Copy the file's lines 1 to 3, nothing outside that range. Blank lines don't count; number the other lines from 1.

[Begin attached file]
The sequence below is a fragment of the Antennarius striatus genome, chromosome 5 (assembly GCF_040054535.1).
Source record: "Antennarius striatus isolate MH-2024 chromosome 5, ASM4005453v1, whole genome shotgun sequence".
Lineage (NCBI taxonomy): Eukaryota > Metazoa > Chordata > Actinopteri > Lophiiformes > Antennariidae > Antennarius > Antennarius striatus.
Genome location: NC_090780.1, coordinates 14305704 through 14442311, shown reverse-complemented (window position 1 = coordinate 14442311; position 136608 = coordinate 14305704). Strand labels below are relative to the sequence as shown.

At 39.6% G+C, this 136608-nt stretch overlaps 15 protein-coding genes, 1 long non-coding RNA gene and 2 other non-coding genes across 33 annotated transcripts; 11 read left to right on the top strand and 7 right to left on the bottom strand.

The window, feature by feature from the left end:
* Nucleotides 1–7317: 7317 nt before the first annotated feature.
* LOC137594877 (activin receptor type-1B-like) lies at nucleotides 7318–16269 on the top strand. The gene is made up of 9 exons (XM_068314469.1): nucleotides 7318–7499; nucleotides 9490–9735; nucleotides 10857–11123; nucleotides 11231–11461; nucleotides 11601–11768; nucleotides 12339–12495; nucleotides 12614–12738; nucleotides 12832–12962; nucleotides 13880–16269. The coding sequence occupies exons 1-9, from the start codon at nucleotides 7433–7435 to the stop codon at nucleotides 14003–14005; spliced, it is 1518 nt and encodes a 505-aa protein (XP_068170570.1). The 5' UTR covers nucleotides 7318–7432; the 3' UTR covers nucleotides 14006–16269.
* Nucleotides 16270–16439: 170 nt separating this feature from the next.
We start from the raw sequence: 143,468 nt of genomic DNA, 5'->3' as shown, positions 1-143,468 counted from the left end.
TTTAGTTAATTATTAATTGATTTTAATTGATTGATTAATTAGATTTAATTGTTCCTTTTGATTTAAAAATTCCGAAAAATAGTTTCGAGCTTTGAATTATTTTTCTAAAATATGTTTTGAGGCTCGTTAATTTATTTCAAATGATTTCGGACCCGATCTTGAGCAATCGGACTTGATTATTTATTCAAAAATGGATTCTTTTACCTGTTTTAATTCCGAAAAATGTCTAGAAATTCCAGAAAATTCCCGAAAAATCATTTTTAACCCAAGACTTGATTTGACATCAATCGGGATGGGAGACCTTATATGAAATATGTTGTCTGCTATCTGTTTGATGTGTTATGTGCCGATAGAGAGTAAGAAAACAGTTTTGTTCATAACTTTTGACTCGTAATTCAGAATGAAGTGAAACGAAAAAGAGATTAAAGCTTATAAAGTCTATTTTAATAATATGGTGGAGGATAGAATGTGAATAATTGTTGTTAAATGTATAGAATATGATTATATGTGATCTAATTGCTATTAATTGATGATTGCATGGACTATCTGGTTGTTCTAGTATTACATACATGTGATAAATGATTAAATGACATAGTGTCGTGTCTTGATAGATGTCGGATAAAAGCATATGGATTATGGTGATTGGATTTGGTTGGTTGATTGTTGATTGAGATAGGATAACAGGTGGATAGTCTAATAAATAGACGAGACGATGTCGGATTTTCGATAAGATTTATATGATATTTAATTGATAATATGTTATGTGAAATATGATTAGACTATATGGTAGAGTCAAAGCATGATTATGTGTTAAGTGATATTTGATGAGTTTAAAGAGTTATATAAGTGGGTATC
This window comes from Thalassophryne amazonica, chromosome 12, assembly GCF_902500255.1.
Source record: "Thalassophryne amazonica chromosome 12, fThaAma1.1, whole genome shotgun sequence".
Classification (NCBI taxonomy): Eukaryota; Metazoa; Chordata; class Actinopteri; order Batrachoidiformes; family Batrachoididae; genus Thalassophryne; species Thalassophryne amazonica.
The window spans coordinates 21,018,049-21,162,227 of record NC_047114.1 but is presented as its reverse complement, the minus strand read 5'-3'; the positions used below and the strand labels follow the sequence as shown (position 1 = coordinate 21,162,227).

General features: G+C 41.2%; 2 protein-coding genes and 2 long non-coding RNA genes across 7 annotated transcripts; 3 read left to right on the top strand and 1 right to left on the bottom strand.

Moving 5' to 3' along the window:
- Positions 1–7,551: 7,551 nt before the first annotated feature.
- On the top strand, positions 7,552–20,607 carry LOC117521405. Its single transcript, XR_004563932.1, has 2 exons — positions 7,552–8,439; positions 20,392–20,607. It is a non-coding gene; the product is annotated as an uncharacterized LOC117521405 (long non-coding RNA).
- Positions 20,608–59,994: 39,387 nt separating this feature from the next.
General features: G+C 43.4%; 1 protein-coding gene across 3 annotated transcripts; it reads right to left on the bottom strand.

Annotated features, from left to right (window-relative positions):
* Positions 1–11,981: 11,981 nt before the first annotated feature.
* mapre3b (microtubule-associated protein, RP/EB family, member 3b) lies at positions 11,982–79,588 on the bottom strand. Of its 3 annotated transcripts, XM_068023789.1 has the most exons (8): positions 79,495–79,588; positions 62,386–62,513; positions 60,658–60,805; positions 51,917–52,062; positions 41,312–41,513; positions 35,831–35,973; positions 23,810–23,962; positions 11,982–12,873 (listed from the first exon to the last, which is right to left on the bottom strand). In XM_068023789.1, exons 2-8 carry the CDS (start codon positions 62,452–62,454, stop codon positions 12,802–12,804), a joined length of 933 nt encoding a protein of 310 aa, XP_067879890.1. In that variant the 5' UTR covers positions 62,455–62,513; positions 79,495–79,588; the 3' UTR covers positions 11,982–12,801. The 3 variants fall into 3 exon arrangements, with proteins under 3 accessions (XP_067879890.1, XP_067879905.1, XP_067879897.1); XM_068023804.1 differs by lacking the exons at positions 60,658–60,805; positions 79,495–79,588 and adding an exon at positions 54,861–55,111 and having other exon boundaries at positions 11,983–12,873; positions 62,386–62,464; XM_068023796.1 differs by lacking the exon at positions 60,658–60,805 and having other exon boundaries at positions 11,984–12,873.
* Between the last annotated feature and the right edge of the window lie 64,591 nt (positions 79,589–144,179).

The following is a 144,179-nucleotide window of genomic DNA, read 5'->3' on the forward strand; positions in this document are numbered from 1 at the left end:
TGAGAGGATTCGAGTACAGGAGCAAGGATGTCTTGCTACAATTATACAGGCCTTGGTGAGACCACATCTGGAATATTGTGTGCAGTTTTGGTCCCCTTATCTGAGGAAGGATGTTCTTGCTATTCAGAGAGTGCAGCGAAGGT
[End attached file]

The sequence below is a fragment of the Antennarius striatus genome, chromosome 5 (assembly GCF_040054535.1).
Source record: "Antennarius striatus isolate MH-2024 chromosome 5, ASM4005453v1, whole genome shotgun sequence".
Lineage (NCBI taxonomy): Eukaryota > Metazoa > Chordata > Actinopteri > Lophiiformes > Antennariidae > Antennarius > Antennarius striatus.